- The Washington Times - Monday, November 3, 2003

“We expect to take ground fire on this flight.” So said the young warrant officer with the bandana on his head as our group prepared to board his Chinook helicopter at Baghdad International Airport a little more than a month ago. He then proceeded to tell us how to evacuate the aircraft in case we were shot down — casually noting that a mistake could result in a rotor cutting you in half — and where to regroup forward of the helo.

Noting there were lots of guns on board, the soldier said, if you need to use one, “Point and shoot.”

I found myself wondering whether that young man and his crewmates were among the dead following this weekend’s downing of a Chinook chopper on its way to the former Saddam Hussein International Airport. If not, those lost were probably his buddies — or at least young Americans pretty much like him. So were the kids they were flying to Baghdad on the first leg of a short, and surely well-deserved, rest-and-recreation visit back home.

In his unassuming way, the crew chief had reminded me and my colleagues — a group of retired generals and colonels and a few civilian defense analysts who comment on military affairs for various television, radio and print media outlets — that we were in a war zone. U.S. and Coalition personnel in Baghdad and the “triangle” north and west of it are living with the reality that an enemy attack can come at any time, from any direction and with lethal effect.

That point cannot be impressed forcefully enough on those inclined to deprecate what is going on in Iraq today. Thousands and thousands of our countrymen are running these risks in order to secure an important front in the war on terror. In the process, they are giving the Iraqi people a chance for freedom and economic opportunity heretofore unknown by them or their counterparts elsewhere in the Arab world. That chance — while fragile and probably ephemeral — could, if realized, pay enormous dividends to this country and its allies in terms of a less dangerous region and possibly far-reaching and positive political changes, there and beyond.

This is true, by the way, not only of those in uniform. Although civilian contractors like Haliburton have become favorite whipping boys for antiwar critics, their personnel are also putting their lives on the line to help the people of Iraq turn things around. And, as with the international humanitarian agencies and newly empowered Iraqi police, these civilians have been targeted for murderous attack.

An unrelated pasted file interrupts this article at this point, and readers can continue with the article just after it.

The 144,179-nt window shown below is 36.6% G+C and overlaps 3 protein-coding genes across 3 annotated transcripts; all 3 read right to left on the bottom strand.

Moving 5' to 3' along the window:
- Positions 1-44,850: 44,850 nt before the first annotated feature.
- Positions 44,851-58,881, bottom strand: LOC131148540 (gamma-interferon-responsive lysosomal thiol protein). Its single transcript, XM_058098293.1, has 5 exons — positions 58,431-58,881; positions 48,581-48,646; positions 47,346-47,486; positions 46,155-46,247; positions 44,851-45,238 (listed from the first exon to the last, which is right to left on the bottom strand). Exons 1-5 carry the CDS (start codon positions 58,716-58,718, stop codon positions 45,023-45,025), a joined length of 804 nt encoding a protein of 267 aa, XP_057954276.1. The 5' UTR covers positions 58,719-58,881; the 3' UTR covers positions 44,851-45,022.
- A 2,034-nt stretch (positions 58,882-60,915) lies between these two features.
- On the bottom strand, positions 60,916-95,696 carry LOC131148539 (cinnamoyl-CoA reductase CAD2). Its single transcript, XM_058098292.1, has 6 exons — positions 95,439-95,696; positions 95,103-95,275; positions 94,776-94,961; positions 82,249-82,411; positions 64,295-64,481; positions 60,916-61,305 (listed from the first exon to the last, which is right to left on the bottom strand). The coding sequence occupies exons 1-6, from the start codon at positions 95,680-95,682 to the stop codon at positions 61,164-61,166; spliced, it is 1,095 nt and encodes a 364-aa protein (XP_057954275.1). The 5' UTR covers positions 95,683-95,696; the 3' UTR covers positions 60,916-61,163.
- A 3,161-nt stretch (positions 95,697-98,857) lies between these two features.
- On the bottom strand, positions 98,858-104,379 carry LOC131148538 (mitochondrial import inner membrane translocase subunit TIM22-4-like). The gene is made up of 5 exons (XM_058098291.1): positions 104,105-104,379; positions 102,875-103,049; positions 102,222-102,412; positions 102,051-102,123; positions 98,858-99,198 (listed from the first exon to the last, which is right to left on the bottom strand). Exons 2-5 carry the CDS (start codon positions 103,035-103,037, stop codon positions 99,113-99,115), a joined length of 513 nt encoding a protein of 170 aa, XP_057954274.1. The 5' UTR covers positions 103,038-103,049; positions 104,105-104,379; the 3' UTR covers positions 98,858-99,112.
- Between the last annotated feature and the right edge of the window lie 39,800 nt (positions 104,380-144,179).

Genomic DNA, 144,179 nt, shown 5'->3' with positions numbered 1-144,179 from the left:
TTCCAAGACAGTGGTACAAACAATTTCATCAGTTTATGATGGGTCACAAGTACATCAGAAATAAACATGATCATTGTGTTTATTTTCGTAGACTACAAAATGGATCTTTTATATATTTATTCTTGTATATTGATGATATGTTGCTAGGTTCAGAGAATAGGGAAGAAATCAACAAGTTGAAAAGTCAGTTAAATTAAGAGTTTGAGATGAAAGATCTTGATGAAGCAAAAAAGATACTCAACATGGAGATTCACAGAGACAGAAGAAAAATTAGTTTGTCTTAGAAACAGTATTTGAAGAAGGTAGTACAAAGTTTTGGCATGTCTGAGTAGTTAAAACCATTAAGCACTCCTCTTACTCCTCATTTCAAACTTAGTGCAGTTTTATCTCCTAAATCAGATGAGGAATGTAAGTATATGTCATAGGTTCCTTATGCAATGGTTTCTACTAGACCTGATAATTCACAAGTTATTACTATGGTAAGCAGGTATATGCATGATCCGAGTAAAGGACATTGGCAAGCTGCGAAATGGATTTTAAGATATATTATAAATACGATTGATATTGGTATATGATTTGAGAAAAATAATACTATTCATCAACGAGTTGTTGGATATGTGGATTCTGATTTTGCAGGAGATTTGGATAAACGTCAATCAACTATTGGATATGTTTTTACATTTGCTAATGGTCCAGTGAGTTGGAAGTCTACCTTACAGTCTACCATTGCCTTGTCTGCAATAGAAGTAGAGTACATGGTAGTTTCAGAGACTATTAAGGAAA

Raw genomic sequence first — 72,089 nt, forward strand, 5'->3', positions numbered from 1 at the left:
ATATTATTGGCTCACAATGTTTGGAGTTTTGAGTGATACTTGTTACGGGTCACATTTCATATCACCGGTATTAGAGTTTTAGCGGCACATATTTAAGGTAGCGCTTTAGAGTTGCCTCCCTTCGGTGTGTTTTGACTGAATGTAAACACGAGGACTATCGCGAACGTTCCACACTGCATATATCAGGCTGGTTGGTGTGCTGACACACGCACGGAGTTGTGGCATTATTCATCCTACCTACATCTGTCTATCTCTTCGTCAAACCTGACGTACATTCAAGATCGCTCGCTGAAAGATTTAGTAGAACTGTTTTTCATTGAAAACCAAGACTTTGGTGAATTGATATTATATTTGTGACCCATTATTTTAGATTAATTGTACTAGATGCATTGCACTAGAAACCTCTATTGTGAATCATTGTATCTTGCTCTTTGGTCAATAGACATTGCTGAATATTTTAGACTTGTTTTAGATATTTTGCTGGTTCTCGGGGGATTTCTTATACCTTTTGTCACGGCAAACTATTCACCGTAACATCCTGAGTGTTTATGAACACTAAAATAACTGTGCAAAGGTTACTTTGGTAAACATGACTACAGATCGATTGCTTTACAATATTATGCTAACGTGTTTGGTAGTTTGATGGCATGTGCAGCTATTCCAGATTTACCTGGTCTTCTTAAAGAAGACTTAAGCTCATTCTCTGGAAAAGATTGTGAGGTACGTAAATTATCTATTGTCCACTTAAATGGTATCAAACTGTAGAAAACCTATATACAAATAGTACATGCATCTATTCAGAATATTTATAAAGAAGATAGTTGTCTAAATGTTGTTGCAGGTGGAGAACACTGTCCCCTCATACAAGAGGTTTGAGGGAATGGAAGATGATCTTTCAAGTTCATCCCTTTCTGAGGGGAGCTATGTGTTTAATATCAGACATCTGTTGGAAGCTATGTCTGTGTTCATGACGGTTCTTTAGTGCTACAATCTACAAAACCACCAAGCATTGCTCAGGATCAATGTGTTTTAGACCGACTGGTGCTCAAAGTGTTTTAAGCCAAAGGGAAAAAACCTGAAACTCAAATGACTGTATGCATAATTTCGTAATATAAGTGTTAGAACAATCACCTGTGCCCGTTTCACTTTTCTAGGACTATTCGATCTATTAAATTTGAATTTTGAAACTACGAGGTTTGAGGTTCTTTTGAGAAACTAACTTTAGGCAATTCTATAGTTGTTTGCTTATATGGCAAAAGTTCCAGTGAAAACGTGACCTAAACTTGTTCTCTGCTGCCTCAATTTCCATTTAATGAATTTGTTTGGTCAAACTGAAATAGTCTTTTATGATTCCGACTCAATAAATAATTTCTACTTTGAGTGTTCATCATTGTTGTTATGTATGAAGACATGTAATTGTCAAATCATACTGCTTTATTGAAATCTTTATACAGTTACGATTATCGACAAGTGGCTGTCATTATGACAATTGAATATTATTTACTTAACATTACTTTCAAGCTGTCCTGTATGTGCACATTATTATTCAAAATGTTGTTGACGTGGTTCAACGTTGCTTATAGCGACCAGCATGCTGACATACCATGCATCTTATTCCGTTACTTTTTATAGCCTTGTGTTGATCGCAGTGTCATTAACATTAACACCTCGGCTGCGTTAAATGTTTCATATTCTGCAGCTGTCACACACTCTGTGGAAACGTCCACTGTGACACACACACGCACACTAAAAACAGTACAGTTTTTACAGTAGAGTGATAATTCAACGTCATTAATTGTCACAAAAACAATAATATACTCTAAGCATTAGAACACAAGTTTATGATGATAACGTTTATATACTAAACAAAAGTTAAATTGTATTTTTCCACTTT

The enemy — a combination of former regime loyalists and foreign fighters — has a clear strategy: Bleed the United States to the point where the American people and/or their elected representatives feel compelled to abandon Iraq. They hope that the cumulative effects of daily roadside ambushes, together with more spectacular attacks on United Nations and other aid organizations’ headquarters, a hotel housing many Coalition Provisional Authority personnel (and a visiting top official from Washington) and most especially Iraqi police stations, will have the desired effect.

Inevitably, some will suggest the death of roughly a score of Americans in the Chinook blown out of the sky last weekend, should be a tipping point — like the loss of the ill-fated Blackhawk helicopter in Mogadishu a decade ago. Call it the “Chinook Down” syndrome. That is, of course, precisely the hope of the Saddam loyalists and their imported, Islamist allies.

It was, therefore, providential that the Sunday television talk shows had previously decided to feature Defense Secretary Donald Rumsfeld this weekend. It, therefore, fell to him first and foremost to discuss the loss of the Chinook and to put this setback into context.

With the candor and directness the American people have come to expect from — and admire in — their Pentagon chief, Mr. Rumsfeld said: “It’s clearly a tragic day for America. In a long, hard war, we’re going to have tragic days. But they’re necessary. They’re part of a war that’s difficult and complicated.”

Mr. Rumsfeld also reiterated the essential character of this war:

It is far preferable to be fighting it in places like Baghdad than “in Baltimore or Boise.” Like the words of our Chinook’s crew chief, those of the defense secretary convey a grim determination that acknowledges the hard reality of our present circumstance, but cannot help but impress those who hear them with our commitment to take the battle to our enemies.

Something unsaid by Mr. Rumsfeld should also be kept in mind.

Nothing we do now could more seriously besmirch the memory of those whose lives have been lost in attacks like this weekend’s than to signal that their sacrifice was in vain. Should the United States respond to the mayhem inflicted in recent days by communicating that our will to prevail is flagging, we can be sure not only that our enemies will be emboldened to redouble their efforts. We will also be saying to relatives and friends of the dead and wounded that their loved ones could have been spared if only we had cut and run earlier.

Fortunately, not only Donald Rumsfeld understands this point. So, apparently, does our commander in chief. On “Fox News Sunday,” commentator Bill Kristol recounted a recent White House conversation between President Bush, CPA chief Paul Bremer and Central Command commander Gen. John Abizaid. According to Mr. Kristol’s source who was reportedly in the room, the president made absolutely clear his determination to stay the course in Iraq, without regard to election-year politics. That is surely the best way to honor our fallen, to lead the American people and to secure the defeat of our adversaries.

Frank J. Gaffney Jr. is president of the Center for Security Policy and a columnist for The Washington Times.


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